Dow Constantine, King County Executive

The data on youth incarceration is clear. Simply locking young people up does not reduce recidivism and may in fact increase the likelihood that young offenders will reoffend. Here in Seattle, we already do better than a lot of jurisdictions in limiting the number of young people we detain and in steering troubled youth toward rehabilitative services when possible. But we can do more. Placing our juvenile detention system under the direction of Public Health is the right move for our young people, for the community as a whole, and for the goal of bringing research-backed solutions to the challenge of criminal justice reform.

Tim Burgess, Seattle Mayor

The executive order is a most welcomed paradigm shift in our approach to our young people who have and/or will have contact with our juvenile justice system.  Approaching juvenile justice from a public health standpoint will allow us to be more creative and flexible in reducing the racial and economic disparities in our system and, ultimately, have better outcomes for our youth and their families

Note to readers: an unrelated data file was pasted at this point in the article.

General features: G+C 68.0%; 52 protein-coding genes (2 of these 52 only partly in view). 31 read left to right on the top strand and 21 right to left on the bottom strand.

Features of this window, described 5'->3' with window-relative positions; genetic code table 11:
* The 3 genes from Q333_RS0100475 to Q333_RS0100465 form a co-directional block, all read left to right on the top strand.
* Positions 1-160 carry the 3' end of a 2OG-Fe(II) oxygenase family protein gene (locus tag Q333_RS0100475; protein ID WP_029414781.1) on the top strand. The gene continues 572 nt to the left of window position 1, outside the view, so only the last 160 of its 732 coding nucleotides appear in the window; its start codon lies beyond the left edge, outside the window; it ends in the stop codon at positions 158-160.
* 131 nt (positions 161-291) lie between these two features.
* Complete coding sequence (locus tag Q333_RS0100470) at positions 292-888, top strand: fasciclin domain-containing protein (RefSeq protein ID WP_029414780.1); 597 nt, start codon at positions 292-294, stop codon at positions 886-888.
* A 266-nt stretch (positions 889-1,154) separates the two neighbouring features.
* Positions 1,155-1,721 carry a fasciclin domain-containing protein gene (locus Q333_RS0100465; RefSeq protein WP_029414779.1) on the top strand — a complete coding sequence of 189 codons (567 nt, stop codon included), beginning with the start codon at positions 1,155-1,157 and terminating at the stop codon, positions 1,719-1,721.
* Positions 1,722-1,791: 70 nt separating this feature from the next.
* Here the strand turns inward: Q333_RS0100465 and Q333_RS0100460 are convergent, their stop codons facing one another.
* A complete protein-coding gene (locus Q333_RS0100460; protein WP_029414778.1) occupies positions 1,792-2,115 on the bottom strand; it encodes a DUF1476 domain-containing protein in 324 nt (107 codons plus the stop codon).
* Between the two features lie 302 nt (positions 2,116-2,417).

Larry Gossett, King County Councilmember

This is another important step toward the vision of zero youth detention in King County.  Young people in King County deserve every chance to grow and succeed, and this latest reform shows our commitment to prevention-focused, community-oriented and science-driven approaches to help children and families thrive. This work will also inform our longer-range vision as we continue to develop our zero detention roadmap with the community.

Rhonda Berry, Deputy King County Executive

Public Health is about prevention at its core, and we’re excited to help build on the successful reforms in our juvenile detention system with a prevention-first approach that leverages our public health knowledge and networks. We look forward to working with our partners to develop this plan for our community’s future.

Patty Hayes, Director of Public Health - Seattle & King County

For more information, contact:

Alex Fryer, Executive Office, 206-477-7966


King County Executive
Dow Constantine
Dow constantine portrait

Read the Executive's biography